As a result, a setpoint acceleration is ascertained which is distributed to the actuators drive (engine and transmission) or brake. In the case of braking, it is passed on to brake management via the interface. In the drive case, the acceleration is recalculated, with the aid of the traction force equation, to a setpoint torque at the transmission output, and then there follows the coordination with the request from driver's demand. As a rule, the request having the greater torque request prevails. In exceptional cases (depending on the) prioritization table) it may, however, also be meaningful that the decision is made in favor of the acceleration request of the ACC. For example, it proves to be comfortable when the brake deceleration is not ended abruptly if there is active braking of the ACC, and the driver is accelerating at the same time, i.e. when the driver is overriding. The resulting setpoint torque at the transmission output is subsequently passed on to the vehicle coordinator (see also FIG. 7).

The vehicle coordinator passes the setpoint torque on to the powertrain coordinator (see also FIG. 7), and establishes the calculating sequence of all coordinators. In addition, it ensures the carrying out of the global driving strategy. This is determined by driveability in the form of a global optimization criterion (comfort or sport) appropriately to the switch setting, and is sent via the common interface. Based on the optimization criterion, the vehicle coordinator establishes the prioritization tables in the coordinators that are to be used.

The powertrain coordinator carries out the request for implementing a transmission output torque by the vehicle coordinator. Simmilarly as in coordinator vehicle motion, in the light of a prioritization method according to the present invention, the processing order of requests from the plug-ins, shift strategy comfort or sport, as well as driveability are determined. Depending on the prioritization table selected, only one of the two switching strategies is called up via the ID. Transmission management is instructed to carry out the setpoint value, while taking into consideration the minimum or maximum admissible gear from shift strategy. When there is a gear change, engine torque is transferred to base function engine, according to the specified lower and upper limit from dirveability.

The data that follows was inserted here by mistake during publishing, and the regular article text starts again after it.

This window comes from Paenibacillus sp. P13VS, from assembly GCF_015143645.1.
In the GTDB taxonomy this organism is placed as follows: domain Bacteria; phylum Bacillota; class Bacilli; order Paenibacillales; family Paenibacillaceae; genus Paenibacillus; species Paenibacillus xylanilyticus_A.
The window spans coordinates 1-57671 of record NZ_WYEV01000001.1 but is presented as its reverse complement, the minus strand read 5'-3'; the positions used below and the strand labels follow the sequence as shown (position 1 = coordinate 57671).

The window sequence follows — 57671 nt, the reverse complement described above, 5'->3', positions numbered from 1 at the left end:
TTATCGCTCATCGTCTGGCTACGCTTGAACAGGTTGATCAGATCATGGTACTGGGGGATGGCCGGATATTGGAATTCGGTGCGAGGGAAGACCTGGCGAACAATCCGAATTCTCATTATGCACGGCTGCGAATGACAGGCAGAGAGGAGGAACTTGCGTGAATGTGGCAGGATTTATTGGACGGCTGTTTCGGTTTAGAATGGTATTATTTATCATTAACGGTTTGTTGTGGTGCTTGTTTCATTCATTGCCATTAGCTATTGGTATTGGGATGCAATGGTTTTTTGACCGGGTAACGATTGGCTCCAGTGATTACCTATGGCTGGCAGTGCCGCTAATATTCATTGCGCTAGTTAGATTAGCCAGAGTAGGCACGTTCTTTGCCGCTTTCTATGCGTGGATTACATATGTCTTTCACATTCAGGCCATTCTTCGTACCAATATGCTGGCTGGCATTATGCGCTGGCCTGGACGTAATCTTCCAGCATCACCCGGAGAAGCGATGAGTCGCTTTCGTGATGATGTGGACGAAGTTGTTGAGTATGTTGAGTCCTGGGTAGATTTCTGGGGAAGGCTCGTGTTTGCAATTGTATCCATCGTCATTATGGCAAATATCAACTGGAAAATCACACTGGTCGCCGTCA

All requests for the characters sport and comfort were able to be successfully carried out using altogether six plug-ins. Using the switch in the passenger compartment, one may switch over between the two modes during travel. The integration of the ACC system in the comfort version took place without change in the layer. This substantiates the power of the interfaces to the plug-ins, and permits the future integration of other applications, such as a situation-dependent speed limitation or cruise control having brake intervention as an alternative to ACC. The standardized interfaces of the layer to the base functions, such as engine and transmission, also makes possible decoupling the driving functions from the assemblies: they make possible the use of the same driving functions for different engine types (for Otto engines and Diesel engines) and different transmission types (e.g. for stage automatic transmissions and CVT.

Using the applicable prioritization method, dynamic changes between different driving behavior modes also become possible if this is requested, for instance, using a driver type recognition. In the present example, the change between the types sport and comfort of the plug-ins drivers demand and shift strategy demonstrates the flexibility of the prioritization method for the exchangeability of whole algorithms.

In contrast to the usual systems, which only permit a different characterization of the vehicle behavior by parameter change in isolated subsystems, the system architecture according to the present invention permits a far-reaching, flexible brand characterization of the overall vehicle by plug-ins along with simultaneous reuse of the software it is based on.

We are dealing with an overlapping, open system architecture for all control tasks and regulating tasks in the motor vehicle. It is independent of the vehicle type and of the control unit configuration. It is based on a clearly structured, hierarchical functional architecture and modular software having open, uniform interfaces in the participating control units. With that, the tasks may be distributed flexibly to individual hardware components of the electronic system. The ever more complex vehicle systems may be mastered more easily.

It was shown in an example that a flexible brand characterization is supported according to a top-down formulation. The characteristic functions for driveability are respectively concentrated in a plug-in. An applicable prioritization method makes possible the flexible coordination of the plug-ins. Thereby one succeeds in representing entirely different vehicle characters using a low software expenditure. Specified interfaces permit the modular integration of additional system elements. The plug-in concept makes it easy to share software, which gives the OEM (original equipment manufacturer, i.e. the automobile manufacturer) the possibility of characterizing his brand by independently developed software modules. A large measure of reusability of the software components, on which it is based, supports the requests according to cost effectiveness and software quality.